Back in early July, I was gifted a large piece of bigeye tuna toro. I was also given a few bigeye steaks and two choice swordfish steaks. With enough fresh fish to last me a week, I decided the timing was perfect to conduct my experiment.

I treated the toro exactly the same way I cure pork belly for bacon. I created a brine and let it soak for four days. I had no idea how the sodium nitrate would react. Every time I opened the refrigerator, I questioned whether I had made a mistake. It was quite possible that I was ruining a perfectly good piece of fish and cultivating a total culinary disaster.

Prague Powder

Prague powder #1 is a combination of sodium chloride (salt) and sodium nitrate. Curing salt, or pink salt, is sometimes called Instacure, and is a magical ingredient. Do not confuse it with Himalayan pink salt, which is nothing more than over-priced salt.

Aside from bacon, it’s used in a variety of common food products such as ham, bologna, pastrami, corned beef, hot dogs, and a whole bunch of other tasty, processed meats.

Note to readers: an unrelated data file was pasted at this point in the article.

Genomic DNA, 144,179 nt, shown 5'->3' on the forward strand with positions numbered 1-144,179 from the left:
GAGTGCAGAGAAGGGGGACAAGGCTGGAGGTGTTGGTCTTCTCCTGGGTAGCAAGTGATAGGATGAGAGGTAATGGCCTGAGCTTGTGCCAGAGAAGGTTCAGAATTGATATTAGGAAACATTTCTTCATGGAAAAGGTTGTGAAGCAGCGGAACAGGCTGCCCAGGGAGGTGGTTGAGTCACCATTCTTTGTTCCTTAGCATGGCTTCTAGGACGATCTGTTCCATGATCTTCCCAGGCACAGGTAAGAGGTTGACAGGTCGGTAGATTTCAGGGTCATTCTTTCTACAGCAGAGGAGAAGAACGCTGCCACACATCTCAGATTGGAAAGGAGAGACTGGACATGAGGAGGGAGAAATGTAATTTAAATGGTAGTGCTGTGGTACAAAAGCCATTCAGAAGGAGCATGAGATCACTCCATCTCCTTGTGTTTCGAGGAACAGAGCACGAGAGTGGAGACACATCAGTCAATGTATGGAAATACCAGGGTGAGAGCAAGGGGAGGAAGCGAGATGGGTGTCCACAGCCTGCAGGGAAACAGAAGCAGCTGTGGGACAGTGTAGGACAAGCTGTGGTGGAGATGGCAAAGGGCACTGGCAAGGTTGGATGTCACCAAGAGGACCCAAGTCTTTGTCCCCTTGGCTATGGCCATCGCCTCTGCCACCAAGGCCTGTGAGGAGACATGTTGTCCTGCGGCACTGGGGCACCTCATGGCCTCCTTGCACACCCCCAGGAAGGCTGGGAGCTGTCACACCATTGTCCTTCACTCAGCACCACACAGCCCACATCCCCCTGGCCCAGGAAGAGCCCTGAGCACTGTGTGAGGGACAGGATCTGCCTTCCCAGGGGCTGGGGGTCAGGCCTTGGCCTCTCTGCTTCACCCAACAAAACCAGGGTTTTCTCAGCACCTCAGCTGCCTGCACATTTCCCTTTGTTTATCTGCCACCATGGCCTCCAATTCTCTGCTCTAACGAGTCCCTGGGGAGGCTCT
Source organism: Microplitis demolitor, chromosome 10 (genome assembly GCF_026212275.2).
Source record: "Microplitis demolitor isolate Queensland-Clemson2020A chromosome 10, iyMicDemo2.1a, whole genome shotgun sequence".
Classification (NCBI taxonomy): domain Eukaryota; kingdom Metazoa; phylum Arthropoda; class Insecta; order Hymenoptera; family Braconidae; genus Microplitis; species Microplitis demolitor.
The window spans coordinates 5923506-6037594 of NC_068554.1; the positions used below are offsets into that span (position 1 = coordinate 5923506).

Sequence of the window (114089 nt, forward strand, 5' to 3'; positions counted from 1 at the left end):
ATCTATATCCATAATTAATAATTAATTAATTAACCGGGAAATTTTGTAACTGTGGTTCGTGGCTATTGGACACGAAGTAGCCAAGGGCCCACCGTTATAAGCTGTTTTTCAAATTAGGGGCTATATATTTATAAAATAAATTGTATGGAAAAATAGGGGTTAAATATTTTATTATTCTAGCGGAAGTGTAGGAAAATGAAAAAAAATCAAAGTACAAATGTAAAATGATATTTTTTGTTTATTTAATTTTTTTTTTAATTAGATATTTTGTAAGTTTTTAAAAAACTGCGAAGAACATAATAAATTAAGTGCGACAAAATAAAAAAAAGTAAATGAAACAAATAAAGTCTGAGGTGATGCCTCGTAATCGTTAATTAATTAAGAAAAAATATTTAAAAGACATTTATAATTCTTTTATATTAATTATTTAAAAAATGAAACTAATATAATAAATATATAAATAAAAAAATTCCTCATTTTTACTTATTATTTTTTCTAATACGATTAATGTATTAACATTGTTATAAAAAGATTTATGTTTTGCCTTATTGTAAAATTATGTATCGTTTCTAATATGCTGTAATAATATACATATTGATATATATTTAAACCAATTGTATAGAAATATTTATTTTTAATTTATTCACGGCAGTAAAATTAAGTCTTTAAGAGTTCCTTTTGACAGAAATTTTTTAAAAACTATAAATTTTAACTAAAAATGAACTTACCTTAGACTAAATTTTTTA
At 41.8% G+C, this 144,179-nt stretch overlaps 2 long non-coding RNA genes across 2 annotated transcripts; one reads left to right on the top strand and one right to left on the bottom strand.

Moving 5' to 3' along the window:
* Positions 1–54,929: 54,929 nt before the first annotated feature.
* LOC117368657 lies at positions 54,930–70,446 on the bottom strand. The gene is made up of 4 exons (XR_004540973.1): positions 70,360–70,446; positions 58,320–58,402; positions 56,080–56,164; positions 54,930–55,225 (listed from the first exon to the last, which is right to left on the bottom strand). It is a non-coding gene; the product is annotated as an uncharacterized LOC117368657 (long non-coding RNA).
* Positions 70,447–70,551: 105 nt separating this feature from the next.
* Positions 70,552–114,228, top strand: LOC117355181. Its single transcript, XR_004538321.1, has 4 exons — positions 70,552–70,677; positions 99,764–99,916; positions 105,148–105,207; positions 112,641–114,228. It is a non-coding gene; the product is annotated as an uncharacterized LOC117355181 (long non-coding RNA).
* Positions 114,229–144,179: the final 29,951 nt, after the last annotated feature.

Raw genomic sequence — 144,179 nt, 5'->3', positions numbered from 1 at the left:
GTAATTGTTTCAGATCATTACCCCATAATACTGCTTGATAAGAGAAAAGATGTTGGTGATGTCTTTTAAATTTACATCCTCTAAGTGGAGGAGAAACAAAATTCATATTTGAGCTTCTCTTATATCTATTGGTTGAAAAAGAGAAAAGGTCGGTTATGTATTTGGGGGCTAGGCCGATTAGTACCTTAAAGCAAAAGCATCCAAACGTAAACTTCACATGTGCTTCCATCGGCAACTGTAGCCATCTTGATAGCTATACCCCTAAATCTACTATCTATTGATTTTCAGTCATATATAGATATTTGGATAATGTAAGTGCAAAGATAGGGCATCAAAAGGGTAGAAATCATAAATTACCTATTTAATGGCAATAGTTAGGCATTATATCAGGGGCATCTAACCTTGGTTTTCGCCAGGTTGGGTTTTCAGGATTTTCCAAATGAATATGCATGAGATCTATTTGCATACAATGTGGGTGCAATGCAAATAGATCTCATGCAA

The sodium nitrate is what generates that lovely pinkish hue in cured meats. It speeds up the curing process substantially, and it also greatly extends the shelf life of the finished product.

A little bit of this stuff goes a long way–just one tablespoon is enough to cure five pounds of meat. For some reason, most supermarkets don’t carry it, but you’ll have no trouble finding it online.

Prague Powder
Prague Powder

I timed my experiment so that I could perform step two, smoking, on a Saturday. Smoking fish is a bit of an ordeal, and it can take three to four hours to complete. Since I had only have one shot at this, I wanted to babysit the smoking process as much as possible.